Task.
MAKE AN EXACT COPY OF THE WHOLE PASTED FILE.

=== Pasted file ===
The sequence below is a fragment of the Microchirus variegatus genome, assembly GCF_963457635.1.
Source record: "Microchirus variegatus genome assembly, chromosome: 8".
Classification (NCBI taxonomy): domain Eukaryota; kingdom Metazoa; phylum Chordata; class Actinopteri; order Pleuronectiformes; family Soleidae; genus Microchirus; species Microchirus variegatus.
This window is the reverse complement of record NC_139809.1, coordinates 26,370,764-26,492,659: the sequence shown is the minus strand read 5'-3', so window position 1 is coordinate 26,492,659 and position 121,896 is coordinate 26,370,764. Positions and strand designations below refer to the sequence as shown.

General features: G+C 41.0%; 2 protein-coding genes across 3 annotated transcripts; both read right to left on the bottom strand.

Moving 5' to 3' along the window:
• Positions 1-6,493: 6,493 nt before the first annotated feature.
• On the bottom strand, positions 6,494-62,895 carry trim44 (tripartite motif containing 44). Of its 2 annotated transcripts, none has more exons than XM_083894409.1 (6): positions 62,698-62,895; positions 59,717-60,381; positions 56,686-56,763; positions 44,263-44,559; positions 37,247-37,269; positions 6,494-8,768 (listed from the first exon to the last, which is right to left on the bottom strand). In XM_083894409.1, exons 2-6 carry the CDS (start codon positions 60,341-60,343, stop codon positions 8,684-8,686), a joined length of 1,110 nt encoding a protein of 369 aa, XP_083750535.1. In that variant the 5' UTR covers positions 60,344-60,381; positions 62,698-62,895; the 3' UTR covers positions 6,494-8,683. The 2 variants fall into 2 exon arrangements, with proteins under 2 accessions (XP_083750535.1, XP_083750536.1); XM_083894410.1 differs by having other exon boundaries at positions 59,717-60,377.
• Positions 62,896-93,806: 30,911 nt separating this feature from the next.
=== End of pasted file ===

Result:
The sequence below is a fragment of the Microchirus variegatus genome, assembly GCF_963457635.1.
Source record: "Microchirus variegatus genome assembly, chromosome: 8".
Classification (NCBI taxonomy): domain Eukaryota; kingdom Metazoa; phylum Chordata; class Actinopteri; order Pleuronectiformes; family Soleidae; genus Microchirus; species Microchirus variegatus.
This window is the reverse complement of record NC_139809.1, coordinates 26,370,764-26,492,659: the sequence shown is the minus strand read 5'-3', so window position 1 is coordinate 26,492,659 and position 121,896 is coordinate 26,370,764. Positions and strand designations below refer to the sequence as shown.

General features: G+C 41.0%; 2 protein-coding genes across 3 annotated transcripts; both read right to left on the bottom strand.

Moving 5' to 3' along the window:
• Positions 1-6,493: 6,493 nt before the first annotated feature.
• On the bottom strand, positions 6,494-62,895 carry trim44 (tripartite motif containing 44). Of its 2 annotated transcripts, none has more exons than XM_083894409.1 (6): positions 62,698-62,895; positions 59,717-60,381; positions 56,686-56,763; positions 44,263-44,559; positions 37,247-37,269; positions 6,494-8,768 (listed from the first exon to the last, which is right to left on the bottom strand). In XM_083894409.1, exons 2-6 carry the CDS (start codon positions 60,341-60,343, stop codon positions 8,684-8,686), a joined length of 1,110 nt encoding a protein of 369 aa, XP_083750535.1. In that variant the 5' UTR covers positions 60,344-60,381; positions 62,698-62,895; the 3' UTR covers positions 6,494-8,683. The 2 variants fall into 2 exon arrangements, with proteins under 2 accessions (XP_083750535.1, XP_083750536.1); XM_083894410.1 differs by having other exon boundaries at positions 59,717-60,377.
• Positions 62,896-93,806: 30,911 nt separating this feature from the next.